Trudeau not keen to set fiscal targets amid record spending
Justin Trudeau signaled his government won’t immediately set a new fiscal anchor as it rolls out more COVID-19 spending.
The prime minister, speaking Monday to the Canadian Chamber of Commerce, said the pandemic has been too disruptive for his team to commit to a strict budgetary goal in its next update, expected in November.
“There’s a lot of uncertainty still around where we’re going to be at the end of this pandemic and I think it would be premature to be locking things down, but we will certainly talk about the frame and responsibility that’s necessary,” Trudeau said via video conference when asked about a fiscal anchor.
The last official government estimate of this year’s budget deficit was $343.2 billion (US$259.8 billion) in July, or 16 per cent of gross domestic product. Various new spending announcements will likely put the figure closer to $380 billion when Chrystia Freeland delivers her first fiscal update since taking over as finance minister.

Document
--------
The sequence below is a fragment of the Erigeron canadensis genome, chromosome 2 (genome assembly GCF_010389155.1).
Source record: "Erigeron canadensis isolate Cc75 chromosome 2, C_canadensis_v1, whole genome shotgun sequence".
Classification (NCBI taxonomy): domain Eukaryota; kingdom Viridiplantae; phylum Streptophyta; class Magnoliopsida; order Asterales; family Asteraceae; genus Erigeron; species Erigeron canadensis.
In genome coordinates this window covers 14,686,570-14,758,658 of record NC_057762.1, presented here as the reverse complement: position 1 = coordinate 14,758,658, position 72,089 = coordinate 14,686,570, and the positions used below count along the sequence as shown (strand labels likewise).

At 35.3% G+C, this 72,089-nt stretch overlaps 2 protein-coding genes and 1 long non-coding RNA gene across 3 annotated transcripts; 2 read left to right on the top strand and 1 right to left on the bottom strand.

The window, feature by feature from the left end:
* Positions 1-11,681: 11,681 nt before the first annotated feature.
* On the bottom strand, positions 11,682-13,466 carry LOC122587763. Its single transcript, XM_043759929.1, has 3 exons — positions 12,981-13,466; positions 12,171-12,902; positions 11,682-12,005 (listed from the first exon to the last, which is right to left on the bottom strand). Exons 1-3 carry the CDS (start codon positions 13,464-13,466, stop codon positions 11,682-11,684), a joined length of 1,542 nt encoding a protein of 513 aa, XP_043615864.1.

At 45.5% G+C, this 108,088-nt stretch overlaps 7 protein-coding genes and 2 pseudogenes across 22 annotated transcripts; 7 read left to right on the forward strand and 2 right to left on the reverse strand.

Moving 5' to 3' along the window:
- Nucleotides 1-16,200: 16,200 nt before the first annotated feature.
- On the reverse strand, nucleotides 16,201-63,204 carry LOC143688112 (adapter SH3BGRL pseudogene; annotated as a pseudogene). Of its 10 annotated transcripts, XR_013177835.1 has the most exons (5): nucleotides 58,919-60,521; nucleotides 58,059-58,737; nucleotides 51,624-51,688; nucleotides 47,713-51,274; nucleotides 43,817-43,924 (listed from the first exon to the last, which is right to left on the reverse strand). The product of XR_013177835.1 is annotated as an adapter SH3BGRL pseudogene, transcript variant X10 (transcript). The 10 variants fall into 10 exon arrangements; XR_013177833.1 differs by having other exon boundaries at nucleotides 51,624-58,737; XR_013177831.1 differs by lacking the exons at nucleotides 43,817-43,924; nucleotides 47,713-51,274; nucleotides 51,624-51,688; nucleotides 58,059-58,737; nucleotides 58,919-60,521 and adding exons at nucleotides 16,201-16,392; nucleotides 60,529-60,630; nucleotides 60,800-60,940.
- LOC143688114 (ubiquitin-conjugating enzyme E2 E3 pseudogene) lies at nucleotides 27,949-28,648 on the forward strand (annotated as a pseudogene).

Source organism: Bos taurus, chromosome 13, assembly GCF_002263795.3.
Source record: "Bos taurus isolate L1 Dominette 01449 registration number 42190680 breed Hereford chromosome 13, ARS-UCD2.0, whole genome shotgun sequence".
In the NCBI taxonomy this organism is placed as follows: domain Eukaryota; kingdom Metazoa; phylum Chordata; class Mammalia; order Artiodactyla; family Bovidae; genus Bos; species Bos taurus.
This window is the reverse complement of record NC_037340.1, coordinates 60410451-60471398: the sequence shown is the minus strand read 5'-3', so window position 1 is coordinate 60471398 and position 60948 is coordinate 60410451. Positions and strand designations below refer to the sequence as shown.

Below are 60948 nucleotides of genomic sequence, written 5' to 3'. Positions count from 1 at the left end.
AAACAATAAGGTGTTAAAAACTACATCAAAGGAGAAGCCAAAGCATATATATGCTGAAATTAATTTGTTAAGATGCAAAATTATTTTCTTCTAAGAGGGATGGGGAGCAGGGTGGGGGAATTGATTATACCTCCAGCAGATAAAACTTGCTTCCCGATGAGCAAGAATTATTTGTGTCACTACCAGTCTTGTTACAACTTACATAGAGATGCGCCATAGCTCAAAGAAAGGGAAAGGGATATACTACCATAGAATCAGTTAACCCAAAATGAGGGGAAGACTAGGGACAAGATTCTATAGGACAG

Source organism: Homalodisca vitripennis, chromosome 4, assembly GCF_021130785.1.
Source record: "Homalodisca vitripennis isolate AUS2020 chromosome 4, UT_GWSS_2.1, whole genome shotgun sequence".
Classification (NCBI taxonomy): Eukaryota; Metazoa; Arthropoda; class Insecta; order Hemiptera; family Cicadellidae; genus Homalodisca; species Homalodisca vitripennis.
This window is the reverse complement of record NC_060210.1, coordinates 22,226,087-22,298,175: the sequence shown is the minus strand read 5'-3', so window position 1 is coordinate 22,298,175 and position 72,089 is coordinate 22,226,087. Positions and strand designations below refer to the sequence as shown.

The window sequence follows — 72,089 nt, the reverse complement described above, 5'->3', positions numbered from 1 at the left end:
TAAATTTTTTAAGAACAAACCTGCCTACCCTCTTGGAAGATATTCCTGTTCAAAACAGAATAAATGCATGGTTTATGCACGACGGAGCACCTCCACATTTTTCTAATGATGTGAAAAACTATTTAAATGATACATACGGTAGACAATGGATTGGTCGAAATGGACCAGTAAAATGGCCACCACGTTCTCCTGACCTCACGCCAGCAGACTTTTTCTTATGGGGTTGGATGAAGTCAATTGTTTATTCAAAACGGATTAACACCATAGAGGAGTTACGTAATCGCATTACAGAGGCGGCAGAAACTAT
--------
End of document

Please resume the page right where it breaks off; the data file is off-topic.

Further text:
Trudeau is under pressure from business leaders and his political rivals to set a new goalpost after the pandemic forced him to abandon a declining debt-to-GDP ratio. The hit to the public purse also prompted Fitch Ratings to strip Canada of its AAA status, the preservation of which had been a primary mission for Freeland’s predecessor Bill Morneau.
In addition to updating government forecasts, the snapshot Freeland is putting the finishing touches on is expected to begin detailing some of the Liberal government’s longer-term spending agenda.
Trudeau reiterated Monday that his government would continue to do “whatever it takes” to support the country through pandemic before returning to a more normal budgetary approach.
“We will be responsible and fiscally balanced and have fiscal anchors, but for as long as the pandemic lasts we’re going to support Canadians and Canadian businesses directly and significantly,” he said.
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